J. Labels on forms

This is both an accessibility and a usability tip: use label on forms:

<h4><label for="realname">Your name</label></h4>
<p><input type="text" name="realname" id="realname" size="35" maxlength="40"></p>
<h4><label for="email">Your email address</label></h4>
<p><input type="text" name="email" id="email" size="35" maxlength="40"></p>
<h4><label for="subject">Subject</label></h4>
<p><input type="text" name="subject" id="subject" size="35" maxlength="40"></p>
<h4><label for="comment">Your message</label></h4>
<p><textarea name="comment" id="comment" cols="45" rows="6"></textarea></p>

label associates the text with the appropriate field, so a screenreader user can understand which field refers to which question. label is particularly useful for radio buttons, as in most modern browsers you can click the label text as well as the radio button itself, so it is easier to use for those with motor deficiencies.

K. Accessible Tables

See the following guide: Accessible Tables - What to do and what not to do [webmasterworld.com]. If you are using simple tables for layout, it's not a big problem, but try to avoid using nested tables, as this makes it extremely difficult for screenreader users who have to listen to streams of table cell and row declarations.

L. Page structure: use meaningful headings

These two tips make on-screen comprehension much better, and can help the search engines too. Firstly, make sure you use the right HTML markup for you page and section headings:

BAD: <p><font size="5">My page title</font></p>
<h1>My page title</h1>

You can use H1 thru H6 to show the hierarchy of the heading of your page. Use CSS to style headings as you like.

M. Page structure: divide up information blocks

Imagine if I had written this post as one solid block of text - no-one would read more than the first sentence. The tips given for content in the original 26 steps guide [webmasterworld.com] are equally valid for accessibility - make your content easy to scan, easy to understand. Which brings us to:

N. Simple language

Don't try to impress your audience with your verbosity. Use simple words. Avoid buzzwords, legalese and technical gobbledygook.

O. Acronym (and abbr, cite, p, li...)

Use HTML elements to give meaning to your text. This is a continuation of using the correct headings, you should also use <p> for paragraphs, ul/li for lists, <acronym> for, well, acronyms: Organizational list HTML 4.01 elements [htmlhelp.com].

P. No meta refresh

Don't use meta refresh: either for redirects to another page, unless they are non-zero and offer a clear link to the next page for users who have refreshes disabled. Don't ever use a refresh to reload the same page regularly, as it puts screenreaders back to the beginning even if they haven't finished reading.

Q. noscript

Use a <noscript> for every significant instance of <script>. The <noscript> section will only be used by those with Javascript disabled. This includes search engine bots.

R. Relative text size

Browsers such as IE6 can't properly resize text with fixed pixel sizes. So use CSS to specify relative text sizes, such as ems or percentages.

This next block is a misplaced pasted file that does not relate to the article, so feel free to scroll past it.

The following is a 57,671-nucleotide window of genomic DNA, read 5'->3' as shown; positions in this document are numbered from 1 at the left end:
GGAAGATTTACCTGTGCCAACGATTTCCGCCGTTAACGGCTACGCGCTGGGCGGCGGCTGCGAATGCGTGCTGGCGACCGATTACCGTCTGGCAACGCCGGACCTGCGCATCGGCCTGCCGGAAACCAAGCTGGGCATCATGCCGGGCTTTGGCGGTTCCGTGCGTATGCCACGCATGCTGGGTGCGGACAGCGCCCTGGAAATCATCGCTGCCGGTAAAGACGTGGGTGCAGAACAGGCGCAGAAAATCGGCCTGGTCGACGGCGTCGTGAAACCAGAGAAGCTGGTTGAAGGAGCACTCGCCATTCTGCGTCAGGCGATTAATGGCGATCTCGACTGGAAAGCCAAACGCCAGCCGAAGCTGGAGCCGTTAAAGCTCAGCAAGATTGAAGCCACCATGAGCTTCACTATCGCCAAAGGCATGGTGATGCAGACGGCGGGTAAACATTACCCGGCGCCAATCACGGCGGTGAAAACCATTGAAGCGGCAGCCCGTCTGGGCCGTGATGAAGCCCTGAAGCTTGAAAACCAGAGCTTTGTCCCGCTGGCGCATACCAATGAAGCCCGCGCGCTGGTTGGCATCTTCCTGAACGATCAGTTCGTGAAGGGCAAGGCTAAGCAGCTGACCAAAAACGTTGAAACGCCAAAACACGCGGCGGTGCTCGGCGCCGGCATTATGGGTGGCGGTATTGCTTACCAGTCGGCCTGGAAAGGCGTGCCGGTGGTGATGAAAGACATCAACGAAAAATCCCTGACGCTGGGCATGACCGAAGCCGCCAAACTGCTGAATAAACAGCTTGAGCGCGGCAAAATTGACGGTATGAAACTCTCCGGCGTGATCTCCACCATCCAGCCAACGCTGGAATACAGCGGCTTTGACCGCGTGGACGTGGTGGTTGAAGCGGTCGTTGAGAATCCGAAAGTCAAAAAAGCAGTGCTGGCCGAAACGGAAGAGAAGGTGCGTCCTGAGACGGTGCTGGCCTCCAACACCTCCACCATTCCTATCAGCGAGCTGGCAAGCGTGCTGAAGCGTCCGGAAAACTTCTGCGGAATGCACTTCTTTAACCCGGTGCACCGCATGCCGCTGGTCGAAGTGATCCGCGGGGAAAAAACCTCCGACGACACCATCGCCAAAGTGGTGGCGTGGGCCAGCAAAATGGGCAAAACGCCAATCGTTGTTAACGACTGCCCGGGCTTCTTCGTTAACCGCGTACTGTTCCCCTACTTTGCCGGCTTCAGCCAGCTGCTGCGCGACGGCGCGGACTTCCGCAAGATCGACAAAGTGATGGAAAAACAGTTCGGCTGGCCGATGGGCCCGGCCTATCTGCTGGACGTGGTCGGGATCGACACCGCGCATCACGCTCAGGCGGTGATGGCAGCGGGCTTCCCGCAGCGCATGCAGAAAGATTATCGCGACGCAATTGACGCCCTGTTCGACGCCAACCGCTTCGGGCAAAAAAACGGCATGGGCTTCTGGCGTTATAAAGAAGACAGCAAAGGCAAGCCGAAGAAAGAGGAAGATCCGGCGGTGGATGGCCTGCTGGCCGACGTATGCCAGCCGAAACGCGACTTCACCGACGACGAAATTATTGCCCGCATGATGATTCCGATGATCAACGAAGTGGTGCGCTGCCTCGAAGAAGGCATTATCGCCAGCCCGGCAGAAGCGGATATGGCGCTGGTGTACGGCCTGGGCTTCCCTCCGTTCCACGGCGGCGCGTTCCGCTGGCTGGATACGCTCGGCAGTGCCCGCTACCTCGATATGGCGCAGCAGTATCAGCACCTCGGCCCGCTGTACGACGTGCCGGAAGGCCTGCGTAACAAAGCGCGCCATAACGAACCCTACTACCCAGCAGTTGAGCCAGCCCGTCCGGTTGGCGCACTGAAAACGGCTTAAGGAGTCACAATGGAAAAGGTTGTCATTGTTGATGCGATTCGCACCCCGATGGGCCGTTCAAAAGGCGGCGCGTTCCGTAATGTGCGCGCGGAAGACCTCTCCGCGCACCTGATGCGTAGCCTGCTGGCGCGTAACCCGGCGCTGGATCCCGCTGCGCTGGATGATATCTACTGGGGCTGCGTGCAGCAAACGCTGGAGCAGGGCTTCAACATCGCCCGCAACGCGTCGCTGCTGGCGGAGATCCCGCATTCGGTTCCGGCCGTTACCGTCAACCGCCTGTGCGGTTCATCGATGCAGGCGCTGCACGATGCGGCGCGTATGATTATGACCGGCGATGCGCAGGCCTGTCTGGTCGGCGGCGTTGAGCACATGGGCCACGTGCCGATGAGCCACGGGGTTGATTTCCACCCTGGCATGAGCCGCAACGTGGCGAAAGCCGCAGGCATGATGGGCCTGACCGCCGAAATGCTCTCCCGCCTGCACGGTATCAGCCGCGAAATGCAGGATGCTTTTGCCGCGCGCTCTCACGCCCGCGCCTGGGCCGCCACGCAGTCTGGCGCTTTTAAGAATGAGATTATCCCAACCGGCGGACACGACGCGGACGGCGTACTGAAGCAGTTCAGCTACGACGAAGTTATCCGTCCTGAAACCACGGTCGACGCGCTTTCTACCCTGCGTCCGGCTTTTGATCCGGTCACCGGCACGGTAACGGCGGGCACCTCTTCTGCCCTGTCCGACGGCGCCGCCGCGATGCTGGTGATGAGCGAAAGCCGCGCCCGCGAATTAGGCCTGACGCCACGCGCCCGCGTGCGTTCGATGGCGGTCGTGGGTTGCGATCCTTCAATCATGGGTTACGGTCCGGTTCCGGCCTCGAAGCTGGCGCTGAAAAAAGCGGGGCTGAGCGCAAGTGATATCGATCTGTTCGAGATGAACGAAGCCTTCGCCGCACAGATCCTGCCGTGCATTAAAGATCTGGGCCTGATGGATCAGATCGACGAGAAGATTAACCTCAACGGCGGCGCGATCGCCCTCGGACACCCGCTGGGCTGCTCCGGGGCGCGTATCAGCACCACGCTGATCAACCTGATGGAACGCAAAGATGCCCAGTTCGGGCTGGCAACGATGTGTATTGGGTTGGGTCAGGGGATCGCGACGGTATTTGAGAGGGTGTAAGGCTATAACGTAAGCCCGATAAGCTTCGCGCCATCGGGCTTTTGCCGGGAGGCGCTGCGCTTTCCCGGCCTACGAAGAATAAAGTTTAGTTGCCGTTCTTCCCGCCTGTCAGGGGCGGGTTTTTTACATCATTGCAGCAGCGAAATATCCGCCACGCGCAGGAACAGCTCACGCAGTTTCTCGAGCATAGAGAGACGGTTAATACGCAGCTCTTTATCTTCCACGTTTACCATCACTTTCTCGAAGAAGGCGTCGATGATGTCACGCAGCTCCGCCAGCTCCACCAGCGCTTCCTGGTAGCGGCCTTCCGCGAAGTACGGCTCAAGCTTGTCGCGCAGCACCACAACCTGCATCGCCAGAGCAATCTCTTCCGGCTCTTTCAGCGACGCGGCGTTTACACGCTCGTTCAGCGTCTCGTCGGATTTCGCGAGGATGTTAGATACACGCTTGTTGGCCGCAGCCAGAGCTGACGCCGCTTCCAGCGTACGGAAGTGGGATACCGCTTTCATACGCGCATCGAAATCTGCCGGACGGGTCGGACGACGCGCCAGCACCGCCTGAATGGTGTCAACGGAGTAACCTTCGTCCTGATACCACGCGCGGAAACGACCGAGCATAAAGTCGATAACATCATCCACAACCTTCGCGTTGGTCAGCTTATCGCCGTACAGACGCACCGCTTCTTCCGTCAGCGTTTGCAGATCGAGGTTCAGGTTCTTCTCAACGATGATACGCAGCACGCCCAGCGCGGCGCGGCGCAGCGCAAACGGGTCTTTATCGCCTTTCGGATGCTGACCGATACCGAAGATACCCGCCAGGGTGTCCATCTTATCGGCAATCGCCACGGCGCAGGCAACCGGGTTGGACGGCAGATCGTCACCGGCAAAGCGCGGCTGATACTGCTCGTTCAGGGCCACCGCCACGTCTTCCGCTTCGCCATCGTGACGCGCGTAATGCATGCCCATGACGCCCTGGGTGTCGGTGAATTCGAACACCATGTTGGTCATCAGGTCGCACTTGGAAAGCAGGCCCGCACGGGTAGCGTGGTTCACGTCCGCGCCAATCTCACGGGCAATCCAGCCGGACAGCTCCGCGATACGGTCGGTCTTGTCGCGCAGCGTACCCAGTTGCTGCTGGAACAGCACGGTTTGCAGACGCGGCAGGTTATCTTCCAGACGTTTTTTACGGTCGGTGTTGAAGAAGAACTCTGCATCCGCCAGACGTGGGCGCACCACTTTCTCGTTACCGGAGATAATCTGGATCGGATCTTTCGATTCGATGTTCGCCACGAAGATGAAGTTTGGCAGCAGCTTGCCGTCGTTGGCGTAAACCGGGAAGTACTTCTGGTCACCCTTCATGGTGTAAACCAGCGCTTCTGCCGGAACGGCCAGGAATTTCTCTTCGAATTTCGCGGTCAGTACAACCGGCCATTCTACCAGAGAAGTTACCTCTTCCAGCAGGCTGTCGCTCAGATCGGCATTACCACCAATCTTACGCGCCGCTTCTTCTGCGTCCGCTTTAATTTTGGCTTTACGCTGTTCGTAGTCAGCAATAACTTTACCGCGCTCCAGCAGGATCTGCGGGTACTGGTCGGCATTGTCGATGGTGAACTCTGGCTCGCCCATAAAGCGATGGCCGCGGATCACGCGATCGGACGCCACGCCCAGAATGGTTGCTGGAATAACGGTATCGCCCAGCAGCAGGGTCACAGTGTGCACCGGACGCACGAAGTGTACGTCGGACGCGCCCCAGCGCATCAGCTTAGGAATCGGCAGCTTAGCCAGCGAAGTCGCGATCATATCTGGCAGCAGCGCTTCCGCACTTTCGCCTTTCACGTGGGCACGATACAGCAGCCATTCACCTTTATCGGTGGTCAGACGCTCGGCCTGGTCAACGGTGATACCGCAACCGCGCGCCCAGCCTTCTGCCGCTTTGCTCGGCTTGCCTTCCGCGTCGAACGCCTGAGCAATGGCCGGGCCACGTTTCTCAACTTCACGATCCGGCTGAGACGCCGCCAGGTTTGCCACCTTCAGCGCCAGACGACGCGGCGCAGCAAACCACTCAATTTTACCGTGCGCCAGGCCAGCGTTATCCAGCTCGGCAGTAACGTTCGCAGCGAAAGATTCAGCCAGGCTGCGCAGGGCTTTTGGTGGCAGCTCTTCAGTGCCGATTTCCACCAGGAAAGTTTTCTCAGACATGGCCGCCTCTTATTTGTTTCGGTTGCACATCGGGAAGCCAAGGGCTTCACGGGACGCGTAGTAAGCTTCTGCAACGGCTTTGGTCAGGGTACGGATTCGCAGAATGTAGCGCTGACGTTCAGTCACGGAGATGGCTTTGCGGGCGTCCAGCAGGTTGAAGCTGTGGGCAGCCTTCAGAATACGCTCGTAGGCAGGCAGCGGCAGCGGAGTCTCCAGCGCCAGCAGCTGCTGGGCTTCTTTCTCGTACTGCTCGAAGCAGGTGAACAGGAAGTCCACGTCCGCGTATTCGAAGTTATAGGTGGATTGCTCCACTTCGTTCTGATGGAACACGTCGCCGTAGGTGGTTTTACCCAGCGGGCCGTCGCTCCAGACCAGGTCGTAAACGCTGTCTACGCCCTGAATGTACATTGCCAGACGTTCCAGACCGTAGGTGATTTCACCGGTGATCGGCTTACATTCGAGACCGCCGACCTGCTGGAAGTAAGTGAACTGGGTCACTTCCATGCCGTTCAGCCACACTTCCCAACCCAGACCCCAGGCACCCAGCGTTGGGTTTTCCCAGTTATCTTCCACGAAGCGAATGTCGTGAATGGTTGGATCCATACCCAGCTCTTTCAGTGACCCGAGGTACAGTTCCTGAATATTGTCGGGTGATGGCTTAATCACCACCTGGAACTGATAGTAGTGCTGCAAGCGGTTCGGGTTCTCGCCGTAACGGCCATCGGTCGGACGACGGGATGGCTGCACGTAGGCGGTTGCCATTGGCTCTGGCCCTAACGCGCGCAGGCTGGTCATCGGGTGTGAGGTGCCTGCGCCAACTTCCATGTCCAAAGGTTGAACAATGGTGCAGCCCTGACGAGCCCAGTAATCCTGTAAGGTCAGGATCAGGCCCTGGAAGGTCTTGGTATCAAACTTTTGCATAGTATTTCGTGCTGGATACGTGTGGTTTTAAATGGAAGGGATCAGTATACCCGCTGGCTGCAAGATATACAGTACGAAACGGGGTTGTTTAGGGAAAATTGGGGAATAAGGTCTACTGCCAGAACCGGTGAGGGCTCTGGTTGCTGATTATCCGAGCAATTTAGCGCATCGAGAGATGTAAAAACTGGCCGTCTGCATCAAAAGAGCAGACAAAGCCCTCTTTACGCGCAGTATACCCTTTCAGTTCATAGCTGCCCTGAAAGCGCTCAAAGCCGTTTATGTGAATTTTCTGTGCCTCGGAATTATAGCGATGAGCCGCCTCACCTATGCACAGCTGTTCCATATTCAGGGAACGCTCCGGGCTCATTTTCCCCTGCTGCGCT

S. Bigger font sizes!

This problem is even more common that color-blindness. Many users over a certain age cannot read small text without great difficulty. You may be comfortable with sub-10 pixel body text, but your users will abandon your site in droves, even if you have implemented relative font sizes as suggested above. Make your body text bigger, and use larger fonts such as Verdana rather than Arial to improve legibility.

T. Alternate stylesheets

With CSS, you can offer alternative designs for users with specific issues. Alternative stylesheets can be called by a simple Javascript function which uses a cookie to preserve the user's preferences. You can offer your page with larger or smaller text sizes, or maybe a high-contast version.

U. Skip to... links

Once you have split your page into digestible sections, you can use "skip" links for users with screenreaders or for users navigating via the keyboard rathen than mouse. For example, if the menu comes first on the page, you can have a link to skip to the main content - or vice-versa. One little-known point - these skip links should be visible not hidden, specifically for use by those navigating via the keyboard.

V. Page size/weight

Accessibility also means being able to access the page. Try to reduce the page weight (file size) as much as practicable. It will be quicker to download, it will be easier to parse (because you've cleaned up your HTML), and it will be easier to understand.

W. Add a sitemap (HTML not XML)

XML sitemaps are useful for automated access by search engine bots, but that doesn't mean you should abandon the old-style HTML sitemap for regular visitors. A well-organized sitemap can be used as a starting point for accessing content which is otherwise only linked in-page or via multiple clicks in the menu.

X. Check in Lynx

Want to get an impression of how your site might work in a non-visual environment? Download the text browser Lynx and see how your site functions (or not!): [lynx.isc.org...]

Y. User testing and feedback

If you have a site which is in any way interactive (ecommerce, etc.), then conducting user testing, even if on an informal basis, can help you identify problems encountered by real users. At the simplest level, ask family or friends of varying age-groups and technical abilities to accomplish simple tasks on your site. Watch carefully without intervening and take notes, then once the task is complete (or abandoned), collect comments on the user experience.

Z. Accessibility statement

Once you've implemented changes to your site, it's time to write an accessibility statement that users can consult. You can include a list of any accesskeys you have defined, outline what steps you have taken to improve accessibility, whether you comply to any published accessibility standards, and you can even solicit feedback from users on how to make your site even better.

The ideas above are designed to offer a selection of actions you can take to an existing site to make it easier for a wide range of end-users. There are many other lists which offer other ideas - see also Accessibility basics: tips and tricks to build an accessible website [webmasterworld.com] and Simple Accessibility Tricks [webmasterworld.com] in this forum, as well as Dive Into Accessibility - 30 days to a more accessible web site [diveintoaccessibility.org]. What would you add to the list?